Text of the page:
Appeal to a Large Market with Exotic Finances
Exotic financial products aren’t entirely new; rather, they’re new and/or rare variations of existing products. The word exotic is used in finance in the sense that something is attractive simply because it’s out of the ordinary. On the flip side, ordinary products are popular because they appeal to a larger market.
The exotic products being developed through financial engineering are rare and extraordinary in large part because they appeal to only a small market of people who not only have much more practice in financial management, but also have unique needs.
Just because an asset or investment is available doesn’t mean you need it. The attraction that people have to something that’s novel — even if they won’t benefit from having it or even if they don’t have a particular use for it — is one of those bizarre behaviors in the world of finance that causes otherwise rational, and sometimes quite experienced, people to act like excited beginners.
Still, these are great products that fill a need for a number of roles in the financial world, and even if they’re designed to fill only that role, they may inspire others to model new products off of them to fill other roles.
The point is this: Exotic doesn’t necessarily mean useful; it just means exotic.
The derivatives market, which is based nearly entirely on contracts that can be customized as long as there’s a legal agreement between the issuer and the holder, has been ripe with the development of exotic financial tools.
A number of unusual options, for example, have been developed. Options are available that are dependent on some milestone occurring before the option expires but after it’s issued. Some options only become valid if the price of the underlying asset drops below a certain level, whereas others become invalidated if they drop below that level.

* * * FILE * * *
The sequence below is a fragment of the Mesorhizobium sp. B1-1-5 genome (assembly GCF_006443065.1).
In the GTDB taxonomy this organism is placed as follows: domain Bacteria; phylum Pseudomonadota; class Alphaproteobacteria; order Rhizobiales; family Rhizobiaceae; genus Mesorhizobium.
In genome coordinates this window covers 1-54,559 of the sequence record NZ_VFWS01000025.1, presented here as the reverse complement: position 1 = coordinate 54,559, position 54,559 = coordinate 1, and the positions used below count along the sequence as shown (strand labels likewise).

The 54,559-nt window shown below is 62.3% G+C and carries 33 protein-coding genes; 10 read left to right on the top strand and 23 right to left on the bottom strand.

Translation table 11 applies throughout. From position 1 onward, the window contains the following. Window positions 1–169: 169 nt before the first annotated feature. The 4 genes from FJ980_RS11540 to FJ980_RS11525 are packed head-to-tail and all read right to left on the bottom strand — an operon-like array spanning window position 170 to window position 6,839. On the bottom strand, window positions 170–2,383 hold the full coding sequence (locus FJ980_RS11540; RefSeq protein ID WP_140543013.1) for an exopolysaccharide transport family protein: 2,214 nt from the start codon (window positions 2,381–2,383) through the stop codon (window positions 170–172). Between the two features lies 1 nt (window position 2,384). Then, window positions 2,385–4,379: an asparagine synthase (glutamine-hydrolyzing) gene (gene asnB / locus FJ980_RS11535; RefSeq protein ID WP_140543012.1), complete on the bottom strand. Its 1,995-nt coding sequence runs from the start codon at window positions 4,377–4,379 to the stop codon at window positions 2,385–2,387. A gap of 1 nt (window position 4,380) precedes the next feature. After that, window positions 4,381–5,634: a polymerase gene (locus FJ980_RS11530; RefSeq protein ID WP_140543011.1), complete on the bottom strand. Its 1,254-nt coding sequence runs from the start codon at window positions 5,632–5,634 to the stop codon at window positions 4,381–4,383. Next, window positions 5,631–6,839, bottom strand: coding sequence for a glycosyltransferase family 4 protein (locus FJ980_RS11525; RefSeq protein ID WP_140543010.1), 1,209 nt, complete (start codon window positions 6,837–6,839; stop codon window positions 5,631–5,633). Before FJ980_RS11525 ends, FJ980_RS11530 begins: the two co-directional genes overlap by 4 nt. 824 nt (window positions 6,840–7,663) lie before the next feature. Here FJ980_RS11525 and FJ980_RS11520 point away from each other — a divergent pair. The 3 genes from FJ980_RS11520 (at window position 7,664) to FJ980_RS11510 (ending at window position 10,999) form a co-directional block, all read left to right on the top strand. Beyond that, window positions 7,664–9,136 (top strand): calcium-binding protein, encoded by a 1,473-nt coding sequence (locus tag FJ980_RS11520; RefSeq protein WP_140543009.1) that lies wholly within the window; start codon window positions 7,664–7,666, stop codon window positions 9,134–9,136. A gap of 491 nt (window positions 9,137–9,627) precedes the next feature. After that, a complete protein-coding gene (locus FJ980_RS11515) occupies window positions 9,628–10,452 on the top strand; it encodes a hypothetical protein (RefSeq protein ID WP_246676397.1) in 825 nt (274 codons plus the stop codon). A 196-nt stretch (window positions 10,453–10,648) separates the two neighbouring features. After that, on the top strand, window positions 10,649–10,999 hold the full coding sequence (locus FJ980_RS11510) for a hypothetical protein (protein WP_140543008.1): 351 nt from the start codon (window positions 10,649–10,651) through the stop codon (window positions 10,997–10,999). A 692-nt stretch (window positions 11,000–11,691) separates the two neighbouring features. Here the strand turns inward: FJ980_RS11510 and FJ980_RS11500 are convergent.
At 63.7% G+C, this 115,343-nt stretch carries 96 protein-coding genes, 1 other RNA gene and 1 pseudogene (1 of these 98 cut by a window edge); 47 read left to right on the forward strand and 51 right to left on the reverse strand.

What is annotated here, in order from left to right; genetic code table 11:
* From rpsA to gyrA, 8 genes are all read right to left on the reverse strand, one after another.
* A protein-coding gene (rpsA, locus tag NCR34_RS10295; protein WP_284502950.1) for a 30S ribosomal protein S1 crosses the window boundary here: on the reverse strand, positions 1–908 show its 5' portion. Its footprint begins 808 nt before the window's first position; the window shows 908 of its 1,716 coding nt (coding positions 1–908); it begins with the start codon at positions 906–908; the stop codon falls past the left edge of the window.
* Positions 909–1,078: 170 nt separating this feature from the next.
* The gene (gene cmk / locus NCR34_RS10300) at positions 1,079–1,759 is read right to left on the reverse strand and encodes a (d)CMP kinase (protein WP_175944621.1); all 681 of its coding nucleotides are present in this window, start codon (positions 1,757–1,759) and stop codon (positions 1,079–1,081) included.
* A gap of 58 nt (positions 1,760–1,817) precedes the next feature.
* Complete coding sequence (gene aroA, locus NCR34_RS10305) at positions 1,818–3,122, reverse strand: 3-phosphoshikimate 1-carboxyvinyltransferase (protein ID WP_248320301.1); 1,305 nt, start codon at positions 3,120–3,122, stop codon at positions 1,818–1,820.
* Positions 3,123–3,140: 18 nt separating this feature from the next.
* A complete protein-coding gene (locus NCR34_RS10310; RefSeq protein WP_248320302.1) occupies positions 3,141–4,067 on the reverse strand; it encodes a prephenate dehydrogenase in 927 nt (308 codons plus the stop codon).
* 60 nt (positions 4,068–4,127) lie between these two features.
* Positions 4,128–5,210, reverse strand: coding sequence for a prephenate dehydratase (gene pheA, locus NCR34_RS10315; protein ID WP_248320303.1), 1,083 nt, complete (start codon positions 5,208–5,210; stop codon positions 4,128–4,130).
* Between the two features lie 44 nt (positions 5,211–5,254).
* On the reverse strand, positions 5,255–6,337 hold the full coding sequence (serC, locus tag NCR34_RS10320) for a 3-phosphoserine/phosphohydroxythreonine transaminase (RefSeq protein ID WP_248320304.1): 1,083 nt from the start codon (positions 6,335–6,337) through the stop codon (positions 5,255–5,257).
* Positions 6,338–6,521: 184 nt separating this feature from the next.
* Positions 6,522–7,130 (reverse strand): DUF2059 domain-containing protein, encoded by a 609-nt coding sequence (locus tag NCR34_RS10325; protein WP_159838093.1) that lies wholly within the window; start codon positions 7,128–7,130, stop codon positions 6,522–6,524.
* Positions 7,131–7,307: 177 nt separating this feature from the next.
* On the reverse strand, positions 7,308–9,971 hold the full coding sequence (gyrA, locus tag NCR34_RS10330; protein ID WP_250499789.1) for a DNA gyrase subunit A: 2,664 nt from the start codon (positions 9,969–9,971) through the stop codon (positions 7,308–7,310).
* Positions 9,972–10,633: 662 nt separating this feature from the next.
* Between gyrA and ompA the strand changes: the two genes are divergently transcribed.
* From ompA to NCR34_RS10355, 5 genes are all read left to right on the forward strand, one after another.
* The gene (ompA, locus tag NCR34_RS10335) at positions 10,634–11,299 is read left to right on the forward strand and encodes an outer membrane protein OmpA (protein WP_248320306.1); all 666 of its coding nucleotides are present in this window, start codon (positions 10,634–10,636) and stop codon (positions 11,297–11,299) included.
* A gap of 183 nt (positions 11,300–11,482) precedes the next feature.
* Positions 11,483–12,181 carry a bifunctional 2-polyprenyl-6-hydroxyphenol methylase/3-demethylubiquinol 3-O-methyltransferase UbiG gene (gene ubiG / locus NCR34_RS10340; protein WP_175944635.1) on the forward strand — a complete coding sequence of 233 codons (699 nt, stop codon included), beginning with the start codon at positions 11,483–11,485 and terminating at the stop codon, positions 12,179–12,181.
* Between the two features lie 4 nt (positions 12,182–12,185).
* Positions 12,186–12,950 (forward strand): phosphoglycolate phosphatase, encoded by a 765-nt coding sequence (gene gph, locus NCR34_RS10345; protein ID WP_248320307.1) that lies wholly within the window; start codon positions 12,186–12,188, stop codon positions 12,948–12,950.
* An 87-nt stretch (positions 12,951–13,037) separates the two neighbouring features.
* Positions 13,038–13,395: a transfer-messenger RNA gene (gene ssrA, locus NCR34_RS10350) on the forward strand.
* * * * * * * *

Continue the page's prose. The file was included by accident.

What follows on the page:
The same can be said for some options that either become valid or invalid if they rise above a certain level. The value of some options depends not on the final stock price on the expiration date, but, rather, on either the maximum or minimum price achieved while the option was in play.
The value of some options varies depending on different macroeconomic indicators, such as unemployment rates, the balance of trade, or any of a number of indicators, such as the gross domestic product (GDP).
Options aren’t the only derivative that have seen unusual variations. There are swaps contracts whose value varies not with the value of the underlying asset or even in response to variations in some indicator, but in response to the level of variation itself. Variance swaps derive their value from the amount of volatility experienced, called a variance strike.
Forward contracts are customized by their very nature (in contrast to futures, which are standardized). As a result, forward contracts can become unique to the point where you may see a particular variation only once, depending on what the two parties to the contract agree upon.
Indexed-principal swaps actually have their principal value (rather than — or in addition to — their interest payments) vary with some index, usually inflation or interest rates. Other unique swaps have included foreign exchange swaps, but they’ve come under fire as some banks have been sued for misleading claims.
The development of exotic financial products is not just limited to derivatives, though. A number of loans are becoming more exotic as well.
Some lenders are advertising interest-only loans, which have extremely low initial repayment rates because borrowers are only paying back the interest without chipping away at the principal balance. Repayment of the principal comes after a specified period of time, at which point payments increase dramatically.
Another type of loan, called a negative-amortization loan, actually requires borrowers to pay less than their interest payments at first, instead deferring those payments back into the principal loan and thereby increasing the amount they must pay back in the long run when repayment costs jump.
Loans are available with repayment costs that are variable, instead of or including a variable interest rate. This type of loan is common in many places in the world, but in the U.S. it’s pretty much limited to certain types of federally-backed student loans.